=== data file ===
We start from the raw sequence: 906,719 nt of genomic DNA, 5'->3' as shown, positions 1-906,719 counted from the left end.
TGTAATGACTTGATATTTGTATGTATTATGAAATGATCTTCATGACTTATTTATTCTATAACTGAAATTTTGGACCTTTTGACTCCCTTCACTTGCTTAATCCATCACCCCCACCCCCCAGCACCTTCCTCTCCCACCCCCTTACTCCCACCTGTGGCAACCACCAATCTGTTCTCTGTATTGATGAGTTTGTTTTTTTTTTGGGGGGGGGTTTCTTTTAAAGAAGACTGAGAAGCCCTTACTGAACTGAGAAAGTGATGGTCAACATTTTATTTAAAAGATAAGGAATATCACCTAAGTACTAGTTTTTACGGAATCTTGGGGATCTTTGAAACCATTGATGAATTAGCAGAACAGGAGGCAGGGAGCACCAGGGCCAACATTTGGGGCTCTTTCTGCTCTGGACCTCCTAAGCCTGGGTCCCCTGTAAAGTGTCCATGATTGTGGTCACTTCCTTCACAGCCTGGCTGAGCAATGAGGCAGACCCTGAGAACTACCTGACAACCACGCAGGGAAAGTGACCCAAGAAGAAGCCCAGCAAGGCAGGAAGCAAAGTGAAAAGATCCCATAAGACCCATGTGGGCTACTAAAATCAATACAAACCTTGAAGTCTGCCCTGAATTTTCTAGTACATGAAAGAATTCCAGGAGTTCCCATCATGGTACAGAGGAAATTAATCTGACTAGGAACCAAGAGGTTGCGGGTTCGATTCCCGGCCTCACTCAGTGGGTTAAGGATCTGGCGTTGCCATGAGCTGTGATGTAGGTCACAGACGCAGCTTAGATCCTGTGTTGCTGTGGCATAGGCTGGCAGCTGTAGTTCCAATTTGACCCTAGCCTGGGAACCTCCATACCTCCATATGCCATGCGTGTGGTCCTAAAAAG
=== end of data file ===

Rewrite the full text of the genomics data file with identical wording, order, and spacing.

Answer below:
We start from the raw sequence: 906,719 nt of genomic DNA, 5'->3' as shown, positions 1-906,719 counted from the left end.
TGTAATGACTTGATATTTGTATGTATTATGAAATGATCTTCATGACTTATTTATTCTATAACTGAAATTTTGGACCTTTTGACTCCCTTCACTTGCTTAATCCATCACCCCCACCCCCCAGCACCTTCCTCTCCCACCCCCTTACTCCCACCTGTGGCAACCACCAATCTGTTCTCTGTATTGATGAGTTTGTTTTTTTTTTGGGGGGGGGTTTCTTTTAAAGAAGACTGAGAAGCCCTTACTGAACTGAGAAAGTGATGGTCAACATTTTATTTAAAAGATAAGGAATATCACCTAAGTACTAGTTTTTACGGAATCTTGGGGATCTTTGAAACCATTGATGAATTAGCAGAACAGGAGGCAGGGAGCACCAGGGCCAACATTTGGGGCTCTTTCTGCTCTGGACCTCCTAAGCCTGGGTCCCCTGTAAAGTGTCCATGATTGTGGTCACTTCCTTCACAGCCTGGCTGAGCAATGAGGCAGACCCTGAGAACTACCTGACAACCACGCAGGGAAAGTGACCCAAGAAGAAGCCCAGCAAGGCAGGAAGCAAAGTGAAAAGATCCCATAAGACCCATGTGGGCTACTAAAATCAATACAAACCTTGAAGTCTGCCCTGAATTTTCTAGTACATGAAAGAATTCCAGGAGTTCCCATCATGGTACAGAGGAAATTAATCTGACTAGGAACCAAGAGGTTGCGGGTTCGATTCCCGGCCTCACTCAGTGGGTTAAGGATCTGGCGTTGCCATGAGCTGTGATGTAGGTCACAGACGCAGCTTAGATCCTGTGTTGCTGTGGCATAGGCTGGCAGCTGTAGTTCCAATTTGACCCTAGCCTGGGAACCTCCATACCTCCATATGCCATGCGTGTGGTCCTAAAAAG